While a core genome of a bacterial species is expected to consist of a conserved panel of functional genes (also properly called housekeeping genes), mostly present in the genomes of interest and essential to the microorganism, the cgMLST of the three tested methods included a different number of loci. This discrepancy resulted from a more or less stringent definition of the core genome applied to a panel of reference genome varying in size and quality. It is also noteworthy that the cgMLST INNUENDO schema was specifically determined from the C. jejuni species while the two others have included some C. coli genomes to create their schemes. In summary, SeqSphere+ and INNUENDO selected targets present in at least 90% of the complete genomes (N = 12) or in 99.9% of draft genomes (N = 6,526), respectively (Llarena et al., 2018). The cgMLST Oxford was built from loci occurring in 95% of the Campylobacter sp. reference panel (N = 2,472) to take into consideration variation in sequence quality and applied algorithms (Cody et al., 2017). They proposed a more relaxed core genome definition as some isolates may contain mutations, leading to the reduction of the core genome size as more isolates are selected, and that analyses conducted on incomplete draft genomes might constitute a source of missing data (Cody et al., 2017). The finalized cgMLST Oxford scheme represents thus 82% of the reference genome NCTC11168, which places this typing scheme as an intermediate between a core genome and a whole genome MLST scheme with a total of 1,343 loci vs. 637/678 for the two others. A sample-set independent approach was recently proposed to select a conserved-sequence genome as a novel core genome methodology to address this issue (Van Aggelen et al., 2019).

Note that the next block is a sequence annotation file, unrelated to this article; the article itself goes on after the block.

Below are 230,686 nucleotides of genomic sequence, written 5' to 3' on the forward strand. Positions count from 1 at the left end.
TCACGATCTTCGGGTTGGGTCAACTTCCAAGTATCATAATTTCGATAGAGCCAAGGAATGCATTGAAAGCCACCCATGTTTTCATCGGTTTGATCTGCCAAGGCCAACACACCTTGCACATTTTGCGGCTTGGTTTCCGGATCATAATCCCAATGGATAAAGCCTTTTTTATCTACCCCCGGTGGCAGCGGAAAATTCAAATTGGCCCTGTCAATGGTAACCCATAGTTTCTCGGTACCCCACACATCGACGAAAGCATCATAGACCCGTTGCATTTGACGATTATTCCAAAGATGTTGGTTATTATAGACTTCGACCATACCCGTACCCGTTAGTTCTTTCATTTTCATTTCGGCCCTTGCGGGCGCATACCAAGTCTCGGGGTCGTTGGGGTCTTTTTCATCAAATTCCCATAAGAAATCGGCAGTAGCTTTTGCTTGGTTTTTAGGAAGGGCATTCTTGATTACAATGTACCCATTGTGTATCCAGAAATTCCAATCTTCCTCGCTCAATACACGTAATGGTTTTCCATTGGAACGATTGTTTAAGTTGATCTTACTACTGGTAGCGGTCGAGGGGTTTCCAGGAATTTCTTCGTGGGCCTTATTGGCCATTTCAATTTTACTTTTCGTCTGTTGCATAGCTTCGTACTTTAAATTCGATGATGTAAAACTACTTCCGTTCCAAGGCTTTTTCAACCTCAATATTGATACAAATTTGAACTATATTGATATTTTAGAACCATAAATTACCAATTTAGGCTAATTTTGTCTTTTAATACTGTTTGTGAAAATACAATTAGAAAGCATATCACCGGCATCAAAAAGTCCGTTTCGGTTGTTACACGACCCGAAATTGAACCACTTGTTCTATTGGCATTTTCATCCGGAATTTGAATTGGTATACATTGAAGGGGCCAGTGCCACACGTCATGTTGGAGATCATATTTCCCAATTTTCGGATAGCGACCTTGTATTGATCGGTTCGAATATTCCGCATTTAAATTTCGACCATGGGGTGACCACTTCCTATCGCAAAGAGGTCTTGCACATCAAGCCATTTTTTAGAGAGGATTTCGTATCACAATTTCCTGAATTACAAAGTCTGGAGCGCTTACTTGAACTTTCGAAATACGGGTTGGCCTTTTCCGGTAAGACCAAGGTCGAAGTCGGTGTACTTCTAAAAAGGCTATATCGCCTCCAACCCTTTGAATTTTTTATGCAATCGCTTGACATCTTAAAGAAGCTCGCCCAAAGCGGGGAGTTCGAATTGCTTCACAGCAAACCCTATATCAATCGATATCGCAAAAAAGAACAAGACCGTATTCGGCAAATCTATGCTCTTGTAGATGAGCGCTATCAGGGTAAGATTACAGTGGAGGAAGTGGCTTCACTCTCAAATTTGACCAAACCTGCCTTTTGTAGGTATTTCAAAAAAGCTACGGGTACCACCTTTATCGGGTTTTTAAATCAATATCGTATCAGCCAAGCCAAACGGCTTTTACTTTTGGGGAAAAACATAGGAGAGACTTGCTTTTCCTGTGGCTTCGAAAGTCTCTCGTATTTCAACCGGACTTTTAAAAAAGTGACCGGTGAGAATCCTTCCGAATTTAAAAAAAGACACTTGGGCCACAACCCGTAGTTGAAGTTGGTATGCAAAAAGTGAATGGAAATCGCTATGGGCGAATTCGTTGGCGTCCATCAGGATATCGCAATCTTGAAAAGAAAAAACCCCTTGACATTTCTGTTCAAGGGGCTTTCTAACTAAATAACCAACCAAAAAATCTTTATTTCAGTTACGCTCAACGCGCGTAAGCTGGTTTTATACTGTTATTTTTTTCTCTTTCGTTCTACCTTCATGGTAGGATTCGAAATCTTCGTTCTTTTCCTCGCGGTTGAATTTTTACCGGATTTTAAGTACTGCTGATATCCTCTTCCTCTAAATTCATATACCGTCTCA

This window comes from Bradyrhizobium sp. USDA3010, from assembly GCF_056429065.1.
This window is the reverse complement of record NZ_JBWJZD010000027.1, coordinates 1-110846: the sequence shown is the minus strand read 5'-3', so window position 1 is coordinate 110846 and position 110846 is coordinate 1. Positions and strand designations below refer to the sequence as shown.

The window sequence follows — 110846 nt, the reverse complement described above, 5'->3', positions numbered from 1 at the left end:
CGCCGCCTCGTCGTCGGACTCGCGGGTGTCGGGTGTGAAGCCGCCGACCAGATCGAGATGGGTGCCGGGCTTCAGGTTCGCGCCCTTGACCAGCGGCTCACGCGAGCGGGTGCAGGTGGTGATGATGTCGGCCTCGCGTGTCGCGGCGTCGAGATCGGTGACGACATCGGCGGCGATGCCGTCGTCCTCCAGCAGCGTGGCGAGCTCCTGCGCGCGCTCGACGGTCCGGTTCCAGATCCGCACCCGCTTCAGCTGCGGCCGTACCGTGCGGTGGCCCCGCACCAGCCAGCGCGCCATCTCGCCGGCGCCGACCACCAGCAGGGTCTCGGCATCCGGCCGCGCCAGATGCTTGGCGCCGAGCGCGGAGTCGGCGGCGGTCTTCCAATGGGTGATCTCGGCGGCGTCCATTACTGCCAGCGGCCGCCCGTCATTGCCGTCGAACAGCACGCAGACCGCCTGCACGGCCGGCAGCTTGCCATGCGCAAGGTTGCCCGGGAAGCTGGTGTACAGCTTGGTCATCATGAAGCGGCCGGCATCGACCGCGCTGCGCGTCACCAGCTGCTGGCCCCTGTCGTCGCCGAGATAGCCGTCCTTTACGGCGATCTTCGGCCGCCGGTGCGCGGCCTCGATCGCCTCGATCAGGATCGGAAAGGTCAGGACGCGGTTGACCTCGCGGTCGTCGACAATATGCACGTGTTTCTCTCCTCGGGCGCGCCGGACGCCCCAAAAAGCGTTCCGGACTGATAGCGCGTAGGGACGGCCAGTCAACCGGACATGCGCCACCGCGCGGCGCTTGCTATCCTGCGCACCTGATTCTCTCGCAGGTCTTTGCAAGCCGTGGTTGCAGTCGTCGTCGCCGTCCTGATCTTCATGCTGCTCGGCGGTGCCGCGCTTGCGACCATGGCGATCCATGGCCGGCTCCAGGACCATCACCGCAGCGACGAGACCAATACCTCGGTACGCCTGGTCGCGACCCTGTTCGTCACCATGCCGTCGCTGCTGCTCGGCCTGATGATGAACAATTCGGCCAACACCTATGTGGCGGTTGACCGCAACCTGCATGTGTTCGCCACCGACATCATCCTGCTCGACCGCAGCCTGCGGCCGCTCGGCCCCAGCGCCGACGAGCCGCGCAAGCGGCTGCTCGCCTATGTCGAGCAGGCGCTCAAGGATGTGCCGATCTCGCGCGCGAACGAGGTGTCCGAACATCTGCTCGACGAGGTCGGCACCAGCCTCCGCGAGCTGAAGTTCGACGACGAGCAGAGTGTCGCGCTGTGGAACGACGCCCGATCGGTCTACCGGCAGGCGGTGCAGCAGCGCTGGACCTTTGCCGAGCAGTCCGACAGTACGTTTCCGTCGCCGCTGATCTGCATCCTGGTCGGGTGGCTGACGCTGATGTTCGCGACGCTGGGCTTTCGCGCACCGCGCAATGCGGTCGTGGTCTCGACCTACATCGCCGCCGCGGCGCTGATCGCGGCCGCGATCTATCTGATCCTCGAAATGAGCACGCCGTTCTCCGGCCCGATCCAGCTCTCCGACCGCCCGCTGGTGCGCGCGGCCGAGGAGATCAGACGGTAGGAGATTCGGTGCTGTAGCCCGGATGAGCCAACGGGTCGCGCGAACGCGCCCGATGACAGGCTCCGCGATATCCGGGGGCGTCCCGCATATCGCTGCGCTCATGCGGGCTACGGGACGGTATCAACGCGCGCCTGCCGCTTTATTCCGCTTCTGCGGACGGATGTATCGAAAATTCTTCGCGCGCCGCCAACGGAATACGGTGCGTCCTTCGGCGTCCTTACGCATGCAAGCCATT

Further, the locus definition is different in the various schemes as well as allele calling algorithms. In the so-called gene-by-gene approach, a locus does not necessarily correspond to the complete coding sequence of a gene but can constitute a specific region. Thus, each schema includes target sequences of varying length ranging from 100 bp to several kb. Surprisingly, the sizes distributions of the targets in the three cgMLSTs tested are very similar with approximately: 21% below 500 bp, 40% ranging from 500 to 1,000 bp, 26% ranging between 1,000 and 1,500 bp, and 13% above 1,500 bp. Except for the SeqSphere+ commercial platform, the design of allele-calling pipelines from the two others WGS-based schemes were published (Jolley et al., 2018; Silva et al., 2018). Both define alleles from sequence assemblies but perform a search by using nucleotide or translated sequences with BLASTN or BLASTP queries and by using “exemplar alleles” as reference or all alleles already recorded in the database. The procedure differs mainly when new sequences display no exact match with known alleles. However, both pipelines validate the nucleotide sequence after translation of DNA codons and include a threshold in percentage sequence identity and length.